Have you been in meetings and can tell people are distracted? Or at dinner with the family and all eyeballs are on the cell phone? If so, welcome to the club…
Too many times I walk into meetings and can instantly tell when people aren’t focused or prepared. Yes, we can all see you texting under the table instead of paying attention to the task or client at hand. I don’t know about you, but I am tired of this. No one really knows what’s going on in each others life, but if whatever is distracting you is not an immediate emergency, more often than not it can wait.
As the CEO of my own digital marketing agency, a husband, and a father of two kids, I often get asked: with the digital world moving so fast, juggling clients and all their projects, plus a family, how do you stay present and grounded? Here are four key things I tell them.
Practice What You Preach
No one likes the hypocritical boss or manager that yells at people all day, yet doesn’t conduct their behavior by the same principles. Being a leader and mentor at my company, I consider it my job every single day to practice what I preach. For instance, before every single meeting, I set my goals for the meeting and remove everything else from my mind but the task at hand, no matter how crazy the other aspects of my life might be at the moment.
Trust me, this mindset takes a lot of practice and self-discipline, but you will be amazed how much more engaged and productive you are both inside and outside the workplace if you focus all your attention and energy to now, what’s in front of you, and put the hurricane in your head, or on your phone, on pause until a later time.
Create Mutual Respect
We’ve all heard the saying before, “it’s not what you say but how you say it”, right? Well, this concept applies to being present and engaged at work as well. If you see a team member distracted on their phone or notice their mind is clearly in a different place, the key is to be curious, not confrontational.
There is a huge difference between approaching a coworker saying, “Hey, I noticed you seemed a bit distracted during that last meeting. Is everything alright or is there something I can do to help?” Or what not to do is being that person who sends a nasty email saying something like, “Why the f@%$ were you on the phone during that last meeting? What could be more important than budgeting for 2017 marketing initiatives?!” I’ve personally had experiences with the latter, and it just creates a negative relationship and does not accomplish anything.
If your company hasn’t yet tried it yet, conduct meetings that are technology-free. Yep, I’m talking pen, paper, and nothing but human interaction. Lucky for me my entire team loves white boards. However, some meetings definitely require technology, but in my personal experience, I find that myself and my team are more focused and engaged when people are laptop and smartphone free, especially in client meetings. Doing this shows the client that you sincerely care about the topic(s) being discussed and everyone is automatically more engaged without the distractions.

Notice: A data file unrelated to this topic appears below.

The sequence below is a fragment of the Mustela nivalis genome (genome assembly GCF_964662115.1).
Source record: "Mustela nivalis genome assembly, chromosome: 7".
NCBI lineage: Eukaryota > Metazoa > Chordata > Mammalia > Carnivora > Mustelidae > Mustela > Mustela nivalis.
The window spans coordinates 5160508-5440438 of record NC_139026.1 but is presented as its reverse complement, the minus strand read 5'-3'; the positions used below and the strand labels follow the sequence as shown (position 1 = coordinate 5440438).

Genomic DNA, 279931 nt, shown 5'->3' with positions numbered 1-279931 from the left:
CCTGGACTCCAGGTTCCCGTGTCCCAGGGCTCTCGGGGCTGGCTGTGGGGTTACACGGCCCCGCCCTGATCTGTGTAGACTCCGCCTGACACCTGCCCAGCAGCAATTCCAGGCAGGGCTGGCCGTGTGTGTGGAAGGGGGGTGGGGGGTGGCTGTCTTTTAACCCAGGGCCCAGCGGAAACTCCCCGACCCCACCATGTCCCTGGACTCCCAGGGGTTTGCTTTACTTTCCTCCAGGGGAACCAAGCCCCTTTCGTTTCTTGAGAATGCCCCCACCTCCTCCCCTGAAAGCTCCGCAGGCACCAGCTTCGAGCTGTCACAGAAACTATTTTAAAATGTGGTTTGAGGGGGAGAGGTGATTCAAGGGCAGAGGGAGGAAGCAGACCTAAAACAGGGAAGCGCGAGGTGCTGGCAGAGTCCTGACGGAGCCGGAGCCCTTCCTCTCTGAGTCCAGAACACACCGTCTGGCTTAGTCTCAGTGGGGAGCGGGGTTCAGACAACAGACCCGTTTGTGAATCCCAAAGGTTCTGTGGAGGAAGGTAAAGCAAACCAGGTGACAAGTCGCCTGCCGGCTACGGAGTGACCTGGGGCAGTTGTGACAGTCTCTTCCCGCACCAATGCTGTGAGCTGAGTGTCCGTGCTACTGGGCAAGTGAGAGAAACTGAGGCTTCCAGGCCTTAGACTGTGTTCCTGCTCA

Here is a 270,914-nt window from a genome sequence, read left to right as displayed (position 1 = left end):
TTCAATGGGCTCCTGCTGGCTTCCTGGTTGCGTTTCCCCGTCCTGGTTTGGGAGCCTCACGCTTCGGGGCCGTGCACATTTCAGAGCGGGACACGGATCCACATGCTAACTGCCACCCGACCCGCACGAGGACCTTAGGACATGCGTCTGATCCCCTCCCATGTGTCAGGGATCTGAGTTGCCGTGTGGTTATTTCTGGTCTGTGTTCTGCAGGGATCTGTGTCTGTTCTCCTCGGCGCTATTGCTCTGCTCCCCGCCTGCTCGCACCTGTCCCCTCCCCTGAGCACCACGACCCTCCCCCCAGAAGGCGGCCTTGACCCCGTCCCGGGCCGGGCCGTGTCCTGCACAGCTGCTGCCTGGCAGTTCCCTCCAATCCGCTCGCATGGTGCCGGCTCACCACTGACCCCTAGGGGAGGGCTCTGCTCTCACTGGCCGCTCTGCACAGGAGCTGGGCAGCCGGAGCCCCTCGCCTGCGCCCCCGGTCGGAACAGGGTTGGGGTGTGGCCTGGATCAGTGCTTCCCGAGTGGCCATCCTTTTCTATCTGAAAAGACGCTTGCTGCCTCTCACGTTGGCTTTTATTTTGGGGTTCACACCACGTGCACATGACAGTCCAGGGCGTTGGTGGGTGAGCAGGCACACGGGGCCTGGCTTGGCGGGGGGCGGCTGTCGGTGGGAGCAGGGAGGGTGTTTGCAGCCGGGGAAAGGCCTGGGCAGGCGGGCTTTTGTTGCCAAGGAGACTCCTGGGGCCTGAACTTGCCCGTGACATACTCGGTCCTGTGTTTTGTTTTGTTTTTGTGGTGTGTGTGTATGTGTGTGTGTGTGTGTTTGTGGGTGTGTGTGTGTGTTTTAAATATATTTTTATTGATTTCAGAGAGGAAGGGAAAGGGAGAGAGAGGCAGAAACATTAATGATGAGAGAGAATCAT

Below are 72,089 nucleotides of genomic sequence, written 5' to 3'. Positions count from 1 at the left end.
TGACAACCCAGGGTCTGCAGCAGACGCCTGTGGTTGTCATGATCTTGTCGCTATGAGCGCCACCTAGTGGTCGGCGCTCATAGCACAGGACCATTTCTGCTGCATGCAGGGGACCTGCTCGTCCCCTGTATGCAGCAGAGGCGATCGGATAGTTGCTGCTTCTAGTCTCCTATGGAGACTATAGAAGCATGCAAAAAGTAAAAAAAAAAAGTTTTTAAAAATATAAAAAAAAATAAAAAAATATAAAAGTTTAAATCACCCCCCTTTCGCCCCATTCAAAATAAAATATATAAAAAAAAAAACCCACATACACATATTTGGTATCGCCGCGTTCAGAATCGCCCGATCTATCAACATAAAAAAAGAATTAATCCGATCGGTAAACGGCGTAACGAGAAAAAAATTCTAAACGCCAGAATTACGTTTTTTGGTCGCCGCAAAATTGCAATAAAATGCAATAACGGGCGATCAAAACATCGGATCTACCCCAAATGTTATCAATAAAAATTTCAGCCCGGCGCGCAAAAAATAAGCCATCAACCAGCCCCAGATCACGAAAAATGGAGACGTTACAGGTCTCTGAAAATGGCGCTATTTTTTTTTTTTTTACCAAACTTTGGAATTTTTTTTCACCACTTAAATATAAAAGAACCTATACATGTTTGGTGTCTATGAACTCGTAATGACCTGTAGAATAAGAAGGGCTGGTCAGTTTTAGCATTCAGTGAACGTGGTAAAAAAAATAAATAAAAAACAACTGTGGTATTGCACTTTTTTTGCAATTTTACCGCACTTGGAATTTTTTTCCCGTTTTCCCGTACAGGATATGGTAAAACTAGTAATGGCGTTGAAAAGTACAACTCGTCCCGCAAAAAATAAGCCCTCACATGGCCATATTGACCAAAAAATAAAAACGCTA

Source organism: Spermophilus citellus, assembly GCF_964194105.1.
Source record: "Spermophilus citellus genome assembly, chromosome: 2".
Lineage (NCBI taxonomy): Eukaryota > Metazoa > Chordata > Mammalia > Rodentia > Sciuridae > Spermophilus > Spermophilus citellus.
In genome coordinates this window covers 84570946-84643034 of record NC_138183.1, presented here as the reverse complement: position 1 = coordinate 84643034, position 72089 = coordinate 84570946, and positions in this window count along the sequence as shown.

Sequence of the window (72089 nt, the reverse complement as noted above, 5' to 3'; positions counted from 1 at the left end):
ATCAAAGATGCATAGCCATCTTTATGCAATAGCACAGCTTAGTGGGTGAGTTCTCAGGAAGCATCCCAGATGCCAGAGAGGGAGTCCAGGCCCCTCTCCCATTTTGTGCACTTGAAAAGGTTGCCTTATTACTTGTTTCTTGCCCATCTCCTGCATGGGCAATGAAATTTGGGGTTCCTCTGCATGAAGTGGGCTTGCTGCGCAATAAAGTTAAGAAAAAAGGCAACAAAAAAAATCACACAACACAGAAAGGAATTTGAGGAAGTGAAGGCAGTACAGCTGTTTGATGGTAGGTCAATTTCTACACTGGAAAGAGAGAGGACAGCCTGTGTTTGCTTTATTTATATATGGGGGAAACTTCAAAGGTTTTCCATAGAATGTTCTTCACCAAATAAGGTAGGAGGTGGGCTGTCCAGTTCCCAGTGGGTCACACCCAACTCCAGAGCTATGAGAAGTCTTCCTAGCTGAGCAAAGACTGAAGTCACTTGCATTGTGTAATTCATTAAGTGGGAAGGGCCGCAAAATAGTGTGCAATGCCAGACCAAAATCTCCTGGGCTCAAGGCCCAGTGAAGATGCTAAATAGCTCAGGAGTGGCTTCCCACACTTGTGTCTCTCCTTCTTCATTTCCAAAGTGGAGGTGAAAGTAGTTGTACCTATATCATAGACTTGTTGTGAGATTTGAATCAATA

Let’s face it. Distraction and feelings of being overwhelmed and overworked dominate our world today. Many of us spend our time scrutinizing the past or planning our next steps. Reflect on your reactions, what triggers them, your weaknesses, and your strengths. If you know that you’re the kind of person who has an instant reflex to reach for your phone the second you hear it buzz, make a change and leave it at your desk for every meeting you’re involved in or at a minimum turn off the vibrations when in a meeting. That noise the phone makes vibrating on a desk might not be annoying to you, but trust me it is likely distracting to others.
It’s not always easy, but what I strive for every day is mindfulness and self-awareness. Learning to train yourself to be constantly present in whichever moment you are in, can dramatically improve the value and effectiveness of the different aspects of your life. Begin to cultivate the practice of living your life as a human being instead of a human doing. Stop gulping life.
Being present is the number one value that you can give to your staff, your clients, yourself, and even those in your personal life. Others in your world will sense that you are focused, centered, and listening. Being present is a developed personality trait that reaps a lifetime of dividends. Pay it forward, and share knowledge and training of your newly found skill with your team. Everybody wins!
Most of us would love a checklist of action items to help us improve our health, sleep, relationships, and professions. Even though the various aspects of your life may seem to exist in different worlds, the one tip you need to improve all of the above is to learn to be mindful and present. I would love to hear your thoughts and tips on how you stay grounded in an often-hectic life. Please feel free to leave a comment below or contact me.